Whilst this piece of legislation empowers the NSG to fulfil its mandate, the limitation of the Public Service Act is that it is applicable to the national and provincial spheres of government. Another piece of enabling legislation - Public Administration Management Act, 2014 (Act No. 11 of 2014) - gives effect, inter alia, to the progressive realisation of the values and principles governing public administration across the three spheres of government.



The main allocation to the Entity in February 2020 for 2020/21 financial year was R206.6 million. The supplementary budget of June 2020 revises this allocation downward to R190.5 million. This represents a downward revision by R16 million (approximately 8 per cent) in nominal terms, which translates into a reduction of approximately 12 per cent in real terms.

The budget of the School is divided into two programmes, namely Programme 1: Administration and Programme 2: Public Sector Organisational and Staff Development. Whilst the main budget allocation in February split the budget 55 per cent and 45 per cent between Programme 1 (R112.9 million) and Programme 2 (R93.7 million), respectively, the downward revision in allocation narrowed this split to 51 per cent (R96.8 million) and 49 per cent ((R93.7 million, unchanged), respectively. This is because only the allocation to Programme 1 was revised downward, whilst the allocation to Programme 2 remains unchanged.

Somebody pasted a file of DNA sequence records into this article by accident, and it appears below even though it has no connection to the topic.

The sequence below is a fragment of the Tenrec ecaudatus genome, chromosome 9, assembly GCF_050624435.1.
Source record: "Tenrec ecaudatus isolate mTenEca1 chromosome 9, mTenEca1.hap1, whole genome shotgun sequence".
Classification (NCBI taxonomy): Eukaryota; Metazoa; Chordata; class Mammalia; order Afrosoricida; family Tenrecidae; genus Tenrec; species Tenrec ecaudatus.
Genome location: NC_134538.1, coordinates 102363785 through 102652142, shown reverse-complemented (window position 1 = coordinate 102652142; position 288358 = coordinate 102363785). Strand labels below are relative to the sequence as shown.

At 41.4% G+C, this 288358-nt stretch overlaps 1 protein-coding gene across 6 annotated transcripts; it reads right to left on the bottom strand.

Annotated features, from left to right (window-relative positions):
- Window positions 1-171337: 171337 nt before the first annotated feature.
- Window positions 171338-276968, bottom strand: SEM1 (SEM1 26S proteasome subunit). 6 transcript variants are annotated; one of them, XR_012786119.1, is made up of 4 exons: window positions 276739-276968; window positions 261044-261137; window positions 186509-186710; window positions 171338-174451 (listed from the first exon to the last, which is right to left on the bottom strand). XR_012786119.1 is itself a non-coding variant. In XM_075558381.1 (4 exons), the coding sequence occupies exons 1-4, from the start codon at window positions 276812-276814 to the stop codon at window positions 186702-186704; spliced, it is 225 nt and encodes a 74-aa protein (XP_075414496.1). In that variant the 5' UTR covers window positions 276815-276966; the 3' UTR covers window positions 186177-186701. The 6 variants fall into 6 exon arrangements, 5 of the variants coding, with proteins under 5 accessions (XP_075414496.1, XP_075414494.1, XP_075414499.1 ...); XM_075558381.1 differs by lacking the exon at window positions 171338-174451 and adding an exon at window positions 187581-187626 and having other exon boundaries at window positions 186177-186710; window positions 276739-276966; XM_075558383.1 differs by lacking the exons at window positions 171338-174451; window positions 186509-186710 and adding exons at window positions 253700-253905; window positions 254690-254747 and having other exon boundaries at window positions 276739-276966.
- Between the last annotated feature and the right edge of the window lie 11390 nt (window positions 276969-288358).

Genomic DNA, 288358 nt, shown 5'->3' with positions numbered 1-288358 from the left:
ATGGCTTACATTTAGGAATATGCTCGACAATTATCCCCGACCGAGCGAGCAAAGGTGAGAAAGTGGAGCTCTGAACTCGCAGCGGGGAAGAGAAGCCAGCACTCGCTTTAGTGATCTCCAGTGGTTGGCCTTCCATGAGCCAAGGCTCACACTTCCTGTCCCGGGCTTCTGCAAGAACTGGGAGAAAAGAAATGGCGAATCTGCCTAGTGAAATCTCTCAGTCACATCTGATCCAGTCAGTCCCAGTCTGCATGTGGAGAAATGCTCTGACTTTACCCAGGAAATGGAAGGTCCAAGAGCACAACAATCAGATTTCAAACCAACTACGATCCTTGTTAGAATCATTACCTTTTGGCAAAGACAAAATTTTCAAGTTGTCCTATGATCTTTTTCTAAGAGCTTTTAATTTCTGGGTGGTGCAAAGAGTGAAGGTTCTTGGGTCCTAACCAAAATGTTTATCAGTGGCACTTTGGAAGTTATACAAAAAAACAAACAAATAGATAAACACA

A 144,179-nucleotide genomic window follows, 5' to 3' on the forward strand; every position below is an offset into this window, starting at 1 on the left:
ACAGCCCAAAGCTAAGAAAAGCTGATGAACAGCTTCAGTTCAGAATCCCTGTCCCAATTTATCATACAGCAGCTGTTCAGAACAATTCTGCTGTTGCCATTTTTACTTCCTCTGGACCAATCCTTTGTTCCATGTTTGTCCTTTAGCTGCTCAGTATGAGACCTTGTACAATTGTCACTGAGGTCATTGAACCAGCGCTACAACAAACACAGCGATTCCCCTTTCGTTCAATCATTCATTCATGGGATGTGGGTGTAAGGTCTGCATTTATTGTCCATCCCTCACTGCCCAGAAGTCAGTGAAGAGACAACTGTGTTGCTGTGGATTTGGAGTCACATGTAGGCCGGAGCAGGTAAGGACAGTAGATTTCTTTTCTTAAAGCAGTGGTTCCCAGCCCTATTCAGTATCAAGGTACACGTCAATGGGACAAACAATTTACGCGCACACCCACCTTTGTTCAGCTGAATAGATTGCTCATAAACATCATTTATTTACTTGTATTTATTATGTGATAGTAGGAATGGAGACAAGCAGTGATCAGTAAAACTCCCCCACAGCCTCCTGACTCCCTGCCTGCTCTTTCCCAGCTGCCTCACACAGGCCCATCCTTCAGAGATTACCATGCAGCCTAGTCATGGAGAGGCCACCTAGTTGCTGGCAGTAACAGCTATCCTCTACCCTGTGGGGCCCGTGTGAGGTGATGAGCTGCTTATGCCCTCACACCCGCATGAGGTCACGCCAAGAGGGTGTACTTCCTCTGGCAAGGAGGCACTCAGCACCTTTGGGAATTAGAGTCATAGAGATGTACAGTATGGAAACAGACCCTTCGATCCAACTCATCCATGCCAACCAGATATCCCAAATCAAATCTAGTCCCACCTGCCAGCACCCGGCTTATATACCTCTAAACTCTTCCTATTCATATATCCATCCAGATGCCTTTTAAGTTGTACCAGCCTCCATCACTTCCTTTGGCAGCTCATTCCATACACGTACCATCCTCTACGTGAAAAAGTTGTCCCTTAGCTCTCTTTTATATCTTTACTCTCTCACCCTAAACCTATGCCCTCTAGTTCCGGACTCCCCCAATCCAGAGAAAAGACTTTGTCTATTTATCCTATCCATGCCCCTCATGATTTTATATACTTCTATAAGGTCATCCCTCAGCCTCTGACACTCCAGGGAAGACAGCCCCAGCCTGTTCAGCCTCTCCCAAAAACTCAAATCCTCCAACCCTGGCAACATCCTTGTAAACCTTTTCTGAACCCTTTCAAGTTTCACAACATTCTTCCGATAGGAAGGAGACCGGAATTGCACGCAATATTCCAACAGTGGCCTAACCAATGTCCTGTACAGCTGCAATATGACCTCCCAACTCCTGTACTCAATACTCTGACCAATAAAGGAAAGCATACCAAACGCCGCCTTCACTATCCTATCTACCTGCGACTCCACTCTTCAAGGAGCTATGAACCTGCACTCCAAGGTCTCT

The budget cut was made from Goods and Services under Programme 1: Administration, which involved the suspension of subsistence and travelling, as well as venues and facilities funding. There were no virements made.




Table 1: Revised budget


Source: National Treasury (2020)


The National School of Government has two programmes, which are as follows:

  1. Programme 1: Administration

The purpose of this Programme is to provide strategic leadership, management and support services to the School. The budget for Programme 1 was revised downward from R112.9 million in February 2020/21 to R96.9 million in June 2020/21. This represents a downward revision by R16 million in rand terms in the budget of 2020/21. The programme is one of the two major cost drivers under this Vote, consuming 51 per cent of the overall allocation. The main cost drivers are the Corporate Services and Management sub-programmes.